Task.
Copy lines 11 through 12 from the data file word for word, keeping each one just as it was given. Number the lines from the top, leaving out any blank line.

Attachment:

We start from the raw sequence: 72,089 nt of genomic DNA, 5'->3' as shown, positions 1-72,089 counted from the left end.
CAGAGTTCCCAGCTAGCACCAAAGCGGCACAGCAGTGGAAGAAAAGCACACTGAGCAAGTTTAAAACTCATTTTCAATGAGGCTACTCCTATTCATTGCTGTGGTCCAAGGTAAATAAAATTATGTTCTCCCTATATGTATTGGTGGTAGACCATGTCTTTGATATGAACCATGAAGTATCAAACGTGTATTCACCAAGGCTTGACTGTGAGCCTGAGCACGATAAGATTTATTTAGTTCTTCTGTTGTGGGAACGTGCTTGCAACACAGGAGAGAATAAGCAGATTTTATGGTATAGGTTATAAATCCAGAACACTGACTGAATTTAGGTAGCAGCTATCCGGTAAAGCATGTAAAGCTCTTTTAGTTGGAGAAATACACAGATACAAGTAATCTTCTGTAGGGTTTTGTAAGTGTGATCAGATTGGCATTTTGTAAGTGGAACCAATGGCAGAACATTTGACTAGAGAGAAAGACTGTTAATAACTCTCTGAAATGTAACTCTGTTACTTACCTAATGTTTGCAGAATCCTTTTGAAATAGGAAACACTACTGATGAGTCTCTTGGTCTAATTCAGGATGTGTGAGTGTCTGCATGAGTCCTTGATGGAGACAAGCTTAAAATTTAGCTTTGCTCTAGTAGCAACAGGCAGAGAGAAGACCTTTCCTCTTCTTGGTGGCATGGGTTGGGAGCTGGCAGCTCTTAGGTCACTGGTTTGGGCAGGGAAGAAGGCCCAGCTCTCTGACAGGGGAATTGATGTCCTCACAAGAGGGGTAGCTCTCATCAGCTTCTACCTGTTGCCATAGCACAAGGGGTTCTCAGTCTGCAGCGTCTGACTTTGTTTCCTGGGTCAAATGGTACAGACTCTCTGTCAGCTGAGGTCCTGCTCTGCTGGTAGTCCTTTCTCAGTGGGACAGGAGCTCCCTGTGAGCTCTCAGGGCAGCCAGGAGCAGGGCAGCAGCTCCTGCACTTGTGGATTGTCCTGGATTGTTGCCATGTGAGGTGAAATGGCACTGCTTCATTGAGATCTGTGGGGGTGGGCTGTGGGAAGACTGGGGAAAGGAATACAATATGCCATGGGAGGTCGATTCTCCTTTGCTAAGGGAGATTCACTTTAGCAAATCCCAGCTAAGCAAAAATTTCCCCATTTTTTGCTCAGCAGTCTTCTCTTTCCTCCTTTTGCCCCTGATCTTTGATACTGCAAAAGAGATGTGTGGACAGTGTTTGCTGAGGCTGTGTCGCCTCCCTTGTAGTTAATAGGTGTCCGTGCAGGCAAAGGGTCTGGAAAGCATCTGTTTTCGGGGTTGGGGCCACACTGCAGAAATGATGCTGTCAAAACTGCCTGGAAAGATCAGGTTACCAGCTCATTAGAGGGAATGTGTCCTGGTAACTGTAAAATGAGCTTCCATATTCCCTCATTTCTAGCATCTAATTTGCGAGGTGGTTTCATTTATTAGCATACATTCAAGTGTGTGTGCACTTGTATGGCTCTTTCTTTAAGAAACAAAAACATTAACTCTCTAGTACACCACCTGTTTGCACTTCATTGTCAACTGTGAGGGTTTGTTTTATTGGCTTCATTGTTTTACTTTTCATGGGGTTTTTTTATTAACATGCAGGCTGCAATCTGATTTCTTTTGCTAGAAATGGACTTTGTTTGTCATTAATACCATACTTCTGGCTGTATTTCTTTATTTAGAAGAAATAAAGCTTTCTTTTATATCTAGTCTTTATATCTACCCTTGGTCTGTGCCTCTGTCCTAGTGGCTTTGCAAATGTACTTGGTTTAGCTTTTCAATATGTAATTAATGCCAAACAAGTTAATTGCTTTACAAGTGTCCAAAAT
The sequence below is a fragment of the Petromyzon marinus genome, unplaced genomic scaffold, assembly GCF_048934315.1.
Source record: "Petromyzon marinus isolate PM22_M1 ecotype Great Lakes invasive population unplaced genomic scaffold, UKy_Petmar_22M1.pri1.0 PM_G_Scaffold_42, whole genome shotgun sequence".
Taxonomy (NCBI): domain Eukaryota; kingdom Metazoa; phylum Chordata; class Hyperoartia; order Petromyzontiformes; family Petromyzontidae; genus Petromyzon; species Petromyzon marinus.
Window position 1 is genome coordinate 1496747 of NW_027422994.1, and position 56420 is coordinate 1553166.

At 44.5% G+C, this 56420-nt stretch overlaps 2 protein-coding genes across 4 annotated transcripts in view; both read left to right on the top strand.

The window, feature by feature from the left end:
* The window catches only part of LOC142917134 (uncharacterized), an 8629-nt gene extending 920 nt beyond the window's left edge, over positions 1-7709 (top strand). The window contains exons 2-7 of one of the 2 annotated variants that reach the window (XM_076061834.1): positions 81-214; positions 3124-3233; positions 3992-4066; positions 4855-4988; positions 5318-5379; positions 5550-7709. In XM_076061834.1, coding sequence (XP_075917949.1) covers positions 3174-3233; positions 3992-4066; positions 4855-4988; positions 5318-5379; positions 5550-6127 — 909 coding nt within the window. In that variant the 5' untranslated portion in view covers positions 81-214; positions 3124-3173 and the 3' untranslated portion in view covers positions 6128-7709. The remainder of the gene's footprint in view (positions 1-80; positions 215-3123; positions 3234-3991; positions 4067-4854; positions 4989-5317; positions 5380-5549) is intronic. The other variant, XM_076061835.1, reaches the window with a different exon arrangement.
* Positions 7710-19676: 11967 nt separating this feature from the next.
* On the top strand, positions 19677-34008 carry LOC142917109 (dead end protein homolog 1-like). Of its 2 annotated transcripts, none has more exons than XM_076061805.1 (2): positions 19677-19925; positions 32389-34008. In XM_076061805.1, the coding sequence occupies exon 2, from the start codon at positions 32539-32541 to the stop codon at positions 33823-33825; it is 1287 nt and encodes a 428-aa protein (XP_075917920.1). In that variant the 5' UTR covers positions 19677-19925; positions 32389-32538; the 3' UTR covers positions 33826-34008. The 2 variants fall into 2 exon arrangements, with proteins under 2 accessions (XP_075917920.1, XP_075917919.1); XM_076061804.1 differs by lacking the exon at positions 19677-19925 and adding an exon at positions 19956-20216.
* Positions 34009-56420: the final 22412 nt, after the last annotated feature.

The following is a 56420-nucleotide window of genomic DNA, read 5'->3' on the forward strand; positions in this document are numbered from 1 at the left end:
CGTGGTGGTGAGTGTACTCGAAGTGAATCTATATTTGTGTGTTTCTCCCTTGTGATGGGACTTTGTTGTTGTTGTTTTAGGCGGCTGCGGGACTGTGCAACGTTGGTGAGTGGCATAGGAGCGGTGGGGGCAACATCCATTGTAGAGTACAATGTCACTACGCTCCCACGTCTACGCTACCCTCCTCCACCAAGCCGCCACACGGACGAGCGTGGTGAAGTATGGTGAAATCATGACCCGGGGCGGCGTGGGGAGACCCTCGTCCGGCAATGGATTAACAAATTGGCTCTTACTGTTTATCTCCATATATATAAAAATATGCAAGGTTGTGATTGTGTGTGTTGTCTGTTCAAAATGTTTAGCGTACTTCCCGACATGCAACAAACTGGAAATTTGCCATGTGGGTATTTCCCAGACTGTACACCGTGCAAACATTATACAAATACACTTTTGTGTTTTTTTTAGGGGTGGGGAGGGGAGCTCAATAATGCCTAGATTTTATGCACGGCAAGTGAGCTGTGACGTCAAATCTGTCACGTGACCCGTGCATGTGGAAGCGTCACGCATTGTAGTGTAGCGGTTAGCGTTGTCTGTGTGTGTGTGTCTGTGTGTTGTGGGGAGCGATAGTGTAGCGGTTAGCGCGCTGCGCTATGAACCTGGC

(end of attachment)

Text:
* On the top strand, positions 19677-34008 carry LOC142917109 (dead end protein homolog 1-like). Of its 2 annotated transcripts, none has more exons than XM_076061805.1 (2): positions 19677-19925; positions 32389-34008. In XM_076061805.1, the coding sequence occupies exon 2, from the start codon at positions 32539-32541 to the stop codon at positions 33823-33825; it is 1287 nt and encodes a 428-aa protein (XP_075917920.1). In that variant the 5' UTR covers positions 19677-19925; positions 32389-32538; the 3' UTR covers positions 33826-34008. The 2 variants fall into 2 exon arrangements, with proteins under 2 accessions (XP_075917920.1, XP_075917919.1); XM_076061804.1 differs by lacking the exon at positions 19677-19925 and adding an exon at positions 19956-20216.
* Positions 34009-56420: the final 22412 nt, after the last annotated feature.